The International Olympic Committee met on Wednesday (2 March) to discuss a series of concerns over the Games in Rio de Janeiro, Brazil that are scheduled to take place this August. The ongoing Zika virus outbreak featured on the agenda. It is estimated that up to 1.5 million people in Brazil have contracted the mosquito-borne virus, which is widely believed to cause brain abnormalities in babies, and health experts fear the surge of tourists during the Olympics would propel the spread.
The Centres for Disease Control and Prevention of the US has already taken an unprecedented step to advise pregnant women not to attend the Rio Olympics. This has led to worries that anxieties over the virus would worsen the Games’ dormant ticket sales. Only 47% of the 7.5 million tickets have been sold so far, but the organising committee is confident that there would be a late surge in ticket sales, especially in the domestic market across cities of Brazil.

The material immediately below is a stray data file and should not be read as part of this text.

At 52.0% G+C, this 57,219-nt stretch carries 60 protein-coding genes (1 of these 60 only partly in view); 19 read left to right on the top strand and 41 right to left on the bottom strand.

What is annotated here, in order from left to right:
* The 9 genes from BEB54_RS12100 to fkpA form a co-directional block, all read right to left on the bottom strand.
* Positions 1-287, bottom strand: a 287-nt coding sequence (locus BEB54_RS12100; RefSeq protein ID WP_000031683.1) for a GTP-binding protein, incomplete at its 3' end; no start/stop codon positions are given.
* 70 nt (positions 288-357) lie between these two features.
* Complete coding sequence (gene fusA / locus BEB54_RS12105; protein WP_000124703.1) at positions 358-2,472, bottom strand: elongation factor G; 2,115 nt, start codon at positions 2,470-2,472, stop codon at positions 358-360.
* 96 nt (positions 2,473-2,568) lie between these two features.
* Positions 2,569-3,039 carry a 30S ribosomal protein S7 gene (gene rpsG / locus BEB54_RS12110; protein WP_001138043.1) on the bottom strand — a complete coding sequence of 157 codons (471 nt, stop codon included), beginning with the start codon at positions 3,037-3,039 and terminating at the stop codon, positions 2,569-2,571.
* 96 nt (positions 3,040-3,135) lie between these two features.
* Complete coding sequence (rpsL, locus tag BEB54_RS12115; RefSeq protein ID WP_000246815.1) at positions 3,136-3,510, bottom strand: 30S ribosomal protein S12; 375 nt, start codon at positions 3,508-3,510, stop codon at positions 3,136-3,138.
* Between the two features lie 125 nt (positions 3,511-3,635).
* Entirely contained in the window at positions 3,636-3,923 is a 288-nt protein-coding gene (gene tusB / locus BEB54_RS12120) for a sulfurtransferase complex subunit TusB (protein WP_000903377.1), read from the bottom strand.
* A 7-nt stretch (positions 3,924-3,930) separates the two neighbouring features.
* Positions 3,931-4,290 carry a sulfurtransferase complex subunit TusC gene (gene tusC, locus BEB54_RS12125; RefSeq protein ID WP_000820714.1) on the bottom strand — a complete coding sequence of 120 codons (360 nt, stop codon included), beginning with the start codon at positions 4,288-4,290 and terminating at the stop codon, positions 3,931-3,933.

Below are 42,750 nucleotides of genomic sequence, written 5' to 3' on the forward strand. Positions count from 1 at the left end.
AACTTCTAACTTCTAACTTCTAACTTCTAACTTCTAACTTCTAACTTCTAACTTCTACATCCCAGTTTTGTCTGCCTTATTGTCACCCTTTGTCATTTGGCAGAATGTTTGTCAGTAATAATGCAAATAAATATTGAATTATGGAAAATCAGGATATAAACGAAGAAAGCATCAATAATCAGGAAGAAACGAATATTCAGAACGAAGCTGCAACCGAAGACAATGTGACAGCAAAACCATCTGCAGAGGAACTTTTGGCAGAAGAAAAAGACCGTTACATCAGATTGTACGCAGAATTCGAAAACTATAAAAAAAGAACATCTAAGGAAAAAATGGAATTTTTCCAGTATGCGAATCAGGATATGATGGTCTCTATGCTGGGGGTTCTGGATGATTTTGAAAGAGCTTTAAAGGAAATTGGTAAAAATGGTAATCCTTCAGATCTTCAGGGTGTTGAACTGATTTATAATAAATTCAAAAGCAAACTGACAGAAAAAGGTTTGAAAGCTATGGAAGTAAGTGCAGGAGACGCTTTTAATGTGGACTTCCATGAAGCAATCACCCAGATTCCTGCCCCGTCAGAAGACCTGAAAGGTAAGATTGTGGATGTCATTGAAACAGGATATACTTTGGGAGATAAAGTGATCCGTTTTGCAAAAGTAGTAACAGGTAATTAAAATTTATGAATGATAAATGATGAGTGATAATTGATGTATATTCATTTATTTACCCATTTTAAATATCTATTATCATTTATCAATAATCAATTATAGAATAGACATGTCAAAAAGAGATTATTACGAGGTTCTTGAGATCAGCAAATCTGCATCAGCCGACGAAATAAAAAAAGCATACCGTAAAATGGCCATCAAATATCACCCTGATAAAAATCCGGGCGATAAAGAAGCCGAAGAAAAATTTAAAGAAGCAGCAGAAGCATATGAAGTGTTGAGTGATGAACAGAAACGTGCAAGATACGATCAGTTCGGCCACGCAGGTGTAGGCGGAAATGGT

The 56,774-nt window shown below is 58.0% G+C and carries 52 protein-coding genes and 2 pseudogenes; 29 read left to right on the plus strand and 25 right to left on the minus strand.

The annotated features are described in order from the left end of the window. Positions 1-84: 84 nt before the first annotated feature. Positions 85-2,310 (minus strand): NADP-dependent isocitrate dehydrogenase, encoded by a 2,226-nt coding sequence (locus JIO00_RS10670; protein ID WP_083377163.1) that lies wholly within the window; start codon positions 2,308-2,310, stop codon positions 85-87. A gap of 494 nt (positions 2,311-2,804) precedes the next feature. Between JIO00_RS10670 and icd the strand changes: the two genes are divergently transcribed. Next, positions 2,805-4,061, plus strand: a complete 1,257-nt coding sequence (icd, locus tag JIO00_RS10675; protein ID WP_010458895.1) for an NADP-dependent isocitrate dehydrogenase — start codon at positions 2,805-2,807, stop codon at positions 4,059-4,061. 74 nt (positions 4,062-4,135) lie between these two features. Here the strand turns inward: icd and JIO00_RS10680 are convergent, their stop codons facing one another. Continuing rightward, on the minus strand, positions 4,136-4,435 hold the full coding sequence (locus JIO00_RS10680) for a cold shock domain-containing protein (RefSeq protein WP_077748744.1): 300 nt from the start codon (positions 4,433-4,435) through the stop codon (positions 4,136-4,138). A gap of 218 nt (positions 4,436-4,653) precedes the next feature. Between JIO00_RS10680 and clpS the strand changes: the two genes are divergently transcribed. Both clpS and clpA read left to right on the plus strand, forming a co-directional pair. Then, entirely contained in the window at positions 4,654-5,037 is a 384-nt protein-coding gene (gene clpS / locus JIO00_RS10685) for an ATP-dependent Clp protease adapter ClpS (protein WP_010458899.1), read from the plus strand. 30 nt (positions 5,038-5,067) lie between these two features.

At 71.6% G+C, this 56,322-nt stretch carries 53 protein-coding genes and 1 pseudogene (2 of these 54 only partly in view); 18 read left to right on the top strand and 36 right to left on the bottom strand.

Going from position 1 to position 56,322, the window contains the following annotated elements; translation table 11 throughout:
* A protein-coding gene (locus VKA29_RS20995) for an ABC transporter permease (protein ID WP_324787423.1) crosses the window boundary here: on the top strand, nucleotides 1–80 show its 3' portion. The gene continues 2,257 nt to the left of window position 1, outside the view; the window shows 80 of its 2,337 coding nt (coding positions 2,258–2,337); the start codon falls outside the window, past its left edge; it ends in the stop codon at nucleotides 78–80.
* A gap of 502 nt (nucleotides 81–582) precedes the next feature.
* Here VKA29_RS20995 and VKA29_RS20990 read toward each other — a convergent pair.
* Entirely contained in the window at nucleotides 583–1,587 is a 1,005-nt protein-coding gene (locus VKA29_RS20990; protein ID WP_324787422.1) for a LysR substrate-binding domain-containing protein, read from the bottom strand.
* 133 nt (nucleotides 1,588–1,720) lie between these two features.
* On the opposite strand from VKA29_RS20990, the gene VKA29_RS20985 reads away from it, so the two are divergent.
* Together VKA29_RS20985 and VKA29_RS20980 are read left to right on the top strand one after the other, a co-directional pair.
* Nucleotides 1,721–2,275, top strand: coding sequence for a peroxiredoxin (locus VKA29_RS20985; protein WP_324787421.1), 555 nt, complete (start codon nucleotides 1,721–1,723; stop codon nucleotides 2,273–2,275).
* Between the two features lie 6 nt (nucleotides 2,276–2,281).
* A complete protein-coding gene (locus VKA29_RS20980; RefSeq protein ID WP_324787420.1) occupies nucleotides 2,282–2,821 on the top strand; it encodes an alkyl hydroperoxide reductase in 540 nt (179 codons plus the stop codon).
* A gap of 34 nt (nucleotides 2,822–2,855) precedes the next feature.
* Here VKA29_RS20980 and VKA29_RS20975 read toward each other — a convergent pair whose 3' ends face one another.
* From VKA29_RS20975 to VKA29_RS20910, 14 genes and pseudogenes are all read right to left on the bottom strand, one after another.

However, as Brazil faces its worst recession since the 1930s, the organising committee has made substantial reductions to the Games budget in order to save $500 million. There have also been delays in construction projects, including a subway line that connects the Olympic Park with other parts of the city. Faced with a multitude of concerns, the President of the organising committee, Carlos Nuzman, dismissed the impact of budget cuts and delays, and promised that the Games would be “absolutely fantastic”.
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